Then again, he could flee the country on a private jet, one step ahead of the sheriff. He could use the thumb drive as his ticket to a cushy new career in Moscow, complete with his own TV channel. He and Putin can bring their love affair out into the open, and Trump can act as president-in-exile, manipulating his idiot base from Russia, plotting his triumphant return to an America finally made great, thanks to him.
You don’t need an especially dirty mind to see the plausibility of any of these scenarios. We would not put any of them past him.
But what’s largely being overlooked, or at least under-examined, is the harm that has already been done with these files.
Because even if that thumb drive doesn’t exist, the intelligence community absolutely must assume that it does. Too much time has passed between the theft and its discovery to assume otherwise.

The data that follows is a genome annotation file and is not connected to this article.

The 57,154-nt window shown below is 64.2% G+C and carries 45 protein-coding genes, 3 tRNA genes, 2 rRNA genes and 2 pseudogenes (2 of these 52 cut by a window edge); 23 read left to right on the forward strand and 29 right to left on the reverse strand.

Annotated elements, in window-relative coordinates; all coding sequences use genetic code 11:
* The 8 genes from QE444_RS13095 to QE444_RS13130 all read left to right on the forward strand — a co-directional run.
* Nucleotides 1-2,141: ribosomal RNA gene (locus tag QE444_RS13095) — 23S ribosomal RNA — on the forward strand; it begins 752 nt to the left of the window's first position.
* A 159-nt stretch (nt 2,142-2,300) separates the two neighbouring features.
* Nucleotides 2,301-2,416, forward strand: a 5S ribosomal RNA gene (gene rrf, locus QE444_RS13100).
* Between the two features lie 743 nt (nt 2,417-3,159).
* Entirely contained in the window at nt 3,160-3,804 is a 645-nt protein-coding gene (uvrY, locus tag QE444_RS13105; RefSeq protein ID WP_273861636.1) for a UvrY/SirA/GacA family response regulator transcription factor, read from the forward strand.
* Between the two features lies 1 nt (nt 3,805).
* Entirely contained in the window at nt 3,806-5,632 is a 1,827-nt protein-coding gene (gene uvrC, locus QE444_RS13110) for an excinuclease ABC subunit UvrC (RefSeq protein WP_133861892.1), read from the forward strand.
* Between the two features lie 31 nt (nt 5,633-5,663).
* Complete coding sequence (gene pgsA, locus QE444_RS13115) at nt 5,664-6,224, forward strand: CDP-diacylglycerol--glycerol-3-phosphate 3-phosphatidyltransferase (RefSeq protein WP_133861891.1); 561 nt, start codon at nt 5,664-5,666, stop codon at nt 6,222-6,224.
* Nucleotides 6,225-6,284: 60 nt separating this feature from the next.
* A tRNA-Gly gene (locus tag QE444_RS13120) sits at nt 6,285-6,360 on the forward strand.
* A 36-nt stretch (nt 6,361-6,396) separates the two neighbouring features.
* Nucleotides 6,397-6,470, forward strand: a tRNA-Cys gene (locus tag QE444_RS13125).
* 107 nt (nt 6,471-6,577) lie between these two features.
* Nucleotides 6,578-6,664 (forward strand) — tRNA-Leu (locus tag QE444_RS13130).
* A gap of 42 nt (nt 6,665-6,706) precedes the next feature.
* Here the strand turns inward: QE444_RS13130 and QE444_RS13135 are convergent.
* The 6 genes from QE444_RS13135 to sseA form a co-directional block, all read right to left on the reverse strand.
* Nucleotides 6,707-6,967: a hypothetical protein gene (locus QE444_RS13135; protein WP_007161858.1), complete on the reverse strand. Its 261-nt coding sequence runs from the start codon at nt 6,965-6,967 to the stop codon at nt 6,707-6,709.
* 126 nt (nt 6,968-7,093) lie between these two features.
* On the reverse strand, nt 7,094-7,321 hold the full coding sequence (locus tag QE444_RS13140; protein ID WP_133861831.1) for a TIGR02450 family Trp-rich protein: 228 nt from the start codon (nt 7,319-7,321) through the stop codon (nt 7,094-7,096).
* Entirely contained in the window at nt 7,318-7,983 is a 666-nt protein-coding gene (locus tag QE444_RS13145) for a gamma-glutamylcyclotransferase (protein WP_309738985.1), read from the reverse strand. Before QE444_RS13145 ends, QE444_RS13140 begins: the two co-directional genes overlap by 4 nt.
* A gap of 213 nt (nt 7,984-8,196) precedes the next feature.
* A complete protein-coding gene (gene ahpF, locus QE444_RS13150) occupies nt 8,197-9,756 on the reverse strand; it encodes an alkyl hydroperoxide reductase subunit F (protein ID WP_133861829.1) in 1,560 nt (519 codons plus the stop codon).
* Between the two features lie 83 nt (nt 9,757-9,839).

All of NATO — as well as every intelligence service in the West — is right now scrambling to see which of their assets might have been compromised.
We keep hearing how these files could ‘jeopardize national security,’ but the phrase feels euphemistic. Like they're trying not to call it a catastrophe.
CIA has sent a letter to Congress, announcing a “damage assessment” of the Mar-a-Lago cache. The word ‘damage’ says it all. They’re not calling it a risk assessment or a breach assessment. They’re acknowledging that there’s conclusive evidence of harm done. And they’re using the word ‘espionage.’